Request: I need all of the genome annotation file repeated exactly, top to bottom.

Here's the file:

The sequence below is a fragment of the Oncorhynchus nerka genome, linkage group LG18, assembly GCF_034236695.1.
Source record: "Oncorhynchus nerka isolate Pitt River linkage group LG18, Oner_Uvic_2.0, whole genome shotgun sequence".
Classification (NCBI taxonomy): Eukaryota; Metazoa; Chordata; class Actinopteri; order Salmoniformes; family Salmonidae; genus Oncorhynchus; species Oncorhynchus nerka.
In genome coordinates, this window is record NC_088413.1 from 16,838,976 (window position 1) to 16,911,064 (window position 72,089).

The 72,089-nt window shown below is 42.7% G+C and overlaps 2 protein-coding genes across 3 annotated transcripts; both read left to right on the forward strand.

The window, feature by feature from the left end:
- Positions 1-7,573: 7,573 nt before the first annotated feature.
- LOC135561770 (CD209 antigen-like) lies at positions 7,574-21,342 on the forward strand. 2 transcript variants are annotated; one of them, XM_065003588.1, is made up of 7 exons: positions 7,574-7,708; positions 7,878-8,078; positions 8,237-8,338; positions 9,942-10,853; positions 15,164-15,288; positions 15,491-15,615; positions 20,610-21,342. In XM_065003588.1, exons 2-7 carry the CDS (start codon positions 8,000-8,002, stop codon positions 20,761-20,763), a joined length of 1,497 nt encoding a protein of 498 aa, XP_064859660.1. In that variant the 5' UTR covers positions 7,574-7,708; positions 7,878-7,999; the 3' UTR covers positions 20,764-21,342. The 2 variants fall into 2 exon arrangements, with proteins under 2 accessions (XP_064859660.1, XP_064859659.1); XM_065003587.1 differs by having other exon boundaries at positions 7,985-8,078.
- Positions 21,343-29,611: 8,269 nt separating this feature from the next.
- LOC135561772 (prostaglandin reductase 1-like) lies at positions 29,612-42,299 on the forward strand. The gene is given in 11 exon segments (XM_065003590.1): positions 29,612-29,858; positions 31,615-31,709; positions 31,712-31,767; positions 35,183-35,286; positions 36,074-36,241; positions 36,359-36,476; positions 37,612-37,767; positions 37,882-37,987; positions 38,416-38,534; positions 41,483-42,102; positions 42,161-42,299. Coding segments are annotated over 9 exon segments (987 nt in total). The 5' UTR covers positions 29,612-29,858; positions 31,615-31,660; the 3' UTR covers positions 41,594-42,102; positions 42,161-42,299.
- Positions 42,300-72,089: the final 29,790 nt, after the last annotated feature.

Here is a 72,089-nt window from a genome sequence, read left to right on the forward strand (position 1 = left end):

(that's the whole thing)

The sequence below is a fragment of the Oncorhynchus nerka genome, linkage group LG18, assembly GCF_034236695.1.
Source record: "Oncorhynchus nerka isolate Pitt River linkage group LG18, Oner_Uvic_2.0, whole genome shotgun sequence".
Classification (NCBI taxonomy): Eukaryota; Metazoa; Chordata; class Actinopteri; order Salmoniformes; family Salmonidae; genus Oncorhynchus; species Oncorhynchus nerka.
In genome coordinates, this window is record NC_088413.1 from 16,838,976 (window position 1) to 16,911,064 (window position 72,089).

The 72,089-nt window shown below is 42.7% G+C and overlaps 2 protein-coding genes across 3 annotated transcripts; both read left to right on the forward strand.

The window, feature by feature from the left end:
- Positions 1-7,573: 7,573 nt before the first annotated feature.
- LOC135561770 (CD209 antigen-like) lies at positions 7,574-21,342 on the forward strand. 2 transcript variants are annotated; one of them, XM_065003588.1, is made up of 7 exons: positions 7,574-7,708; positions 7,878-8,078; positions 8,237-8,338; positions 9,942-10,853; positions 15,164-15,288; positions 15,491-15,615; positions 20,610-21,342. In XM_065003588.1, exons 2-7 carry the CDS (start codon positions 8,000-8,002, stop codon positions 20,761-20,763), a joined length of 1,497 nt encoding a protein of 498 aa, XP_064859660.1. In that variant the 5' UTR covers positions 7,574-7,708; positions 7,878-7,999; the 3' UTR covers positions 20,764-21,342. The 2 variants fall into 2 exon arrangements, with proteins under 2 accessions (XP_064859660.1, XP_064859659.1); XM_065003587.1 differs by having other exon boundaries at positions 7,985-8,078.
- Positions 21,343-29,611: 8,269 nt separating this feature from the next.
- LOC135561772 (prostaglandin reductase 1-like) lies at positions 29,612-42,299 on the forward strand. The gene is given in 11 exon segments (XM_065003590.1): positions 29,612-29,858; positions 31,615-31,709; positions 31,712-31,767; positions 35,183-35,286; positions 36,074-36,241; positions 36,359-36,476; positions 37,612-37,767; positions 37,882-37,987; positions 38,416-38,534; positions 41,483-42,102; positions 42,161-42,299. Coding segments are annotated over 9 exon segments (987 nt in total). The 5' UTR covers positions 29,612-29,858; positions 31,615-31,660; the 3' UTR covers positions 41,594-42,102; positions 42,161-42,299.
- Positions 42,300-72,089: the final 29,790 nt, after the last annotated feature.

Here is a 72,089-nt window from a genome sequence, read left to right on the forward strand (position 1 = left end):